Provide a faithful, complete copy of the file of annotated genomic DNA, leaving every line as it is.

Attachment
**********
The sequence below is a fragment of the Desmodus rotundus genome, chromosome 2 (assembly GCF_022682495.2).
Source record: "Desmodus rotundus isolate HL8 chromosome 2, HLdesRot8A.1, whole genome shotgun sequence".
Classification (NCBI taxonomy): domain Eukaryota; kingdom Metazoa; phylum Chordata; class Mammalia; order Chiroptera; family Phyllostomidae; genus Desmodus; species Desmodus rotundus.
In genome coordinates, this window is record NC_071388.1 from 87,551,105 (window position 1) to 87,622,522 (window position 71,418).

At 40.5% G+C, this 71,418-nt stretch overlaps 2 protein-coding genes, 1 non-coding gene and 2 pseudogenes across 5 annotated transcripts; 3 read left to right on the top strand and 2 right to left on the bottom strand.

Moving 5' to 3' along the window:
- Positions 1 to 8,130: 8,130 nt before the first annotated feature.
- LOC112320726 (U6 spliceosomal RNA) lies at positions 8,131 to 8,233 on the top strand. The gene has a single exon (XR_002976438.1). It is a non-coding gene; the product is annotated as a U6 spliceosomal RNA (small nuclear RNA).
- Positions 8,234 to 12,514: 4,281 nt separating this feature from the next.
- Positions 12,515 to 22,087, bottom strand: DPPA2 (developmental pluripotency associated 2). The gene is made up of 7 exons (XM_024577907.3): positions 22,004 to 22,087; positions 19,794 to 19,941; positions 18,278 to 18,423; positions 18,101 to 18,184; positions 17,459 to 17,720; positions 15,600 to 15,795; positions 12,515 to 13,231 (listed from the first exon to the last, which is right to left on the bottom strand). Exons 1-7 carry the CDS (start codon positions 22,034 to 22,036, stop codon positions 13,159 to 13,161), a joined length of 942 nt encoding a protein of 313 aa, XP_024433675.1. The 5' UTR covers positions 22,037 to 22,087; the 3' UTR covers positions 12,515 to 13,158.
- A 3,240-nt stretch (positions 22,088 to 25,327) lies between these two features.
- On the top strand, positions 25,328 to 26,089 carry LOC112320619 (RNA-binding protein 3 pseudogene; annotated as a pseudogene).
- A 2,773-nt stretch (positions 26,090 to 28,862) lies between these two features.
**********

The sequence below is a fragment of the Desmodus rotundus genome, chromosome 2 (assembly GCF_022682495.2).
Source record: "Desmodus rotundus isolate HL8 chromosome 2, HLdesRot8A.1, whole genome shotgun sequence".
Classification (NCBI taxonomy): domain Eukaryota; kingdom Metazoa; phylum Chordata; class Mammalia; order Chiroptera; family Phyllostomidae; genus Desmodus; species Desmodus rotundus.
In genome coordinates, this window is record NC_071388.1 from 87,551,105 (window position 1) to 87,622,522 (window position 71,418).

At 40.5% G+C, this 71,418-nt stretch overlaps 2 protein-coding genes, 1 non-coding gene and 2 pseudogenes across 5 annotated transcripts; 3 read left to right on the top strand and 2 right to left on the bottom strand.

Moving 5' to 3' along the window:
- Positions 1 to 8,130: 8,130 nt before the first annotated feature.
- LOC112320726 (U6 spliceosomal RNA) lies at positions 8,131 to 8,233 on the top strand. The gene has a single exon (XR_002976438.1). It is a non-coding gene; the product is annotated as a U6 spliceosomal RNA (small nuclear RNA).
- Positions 8,234 to 12,514: 4,281 nt separating this feature from the next.
- Positions 12,515 to 22,087, bottom strand: DPPA2 (developmental pluripotency associated 2). The gene is made up of 7 exons (XM_024577907.3): positions 22,004 to 22,087; positions 19,794 to 19,941; positions 18,278 to 18,423; positions 18,101 to 18,184; positions 17,459 to 17,720; positions 15,600 to 15,795; positions 12,515 to 13,231 (listed from the first exon to the last, which is right to left on the bottom strand). Exons 1-7 carry the CDS (start codon positions 22,034 to 22,036, stop codon positions 13,159 to 13,161), a joined length of 942 nt encoding a protein of 313 aa, XP_024433675.1. The 5' UTR covers positions 22,037 to 22,087; the 3' UTR covers positions 12,515 to 13,158.
- A 3,240-nt stretch (positions 22,088 to 25,327) lies between these two features.
- On the top strand, positions 25,328 to 26,089 carry LOC112320619 (RNA-binding protein 3 pseudogene; annotated as a pseudogene).
- A 2,773-nt stretch (positions 26,090 to 28,862) lies between these two features.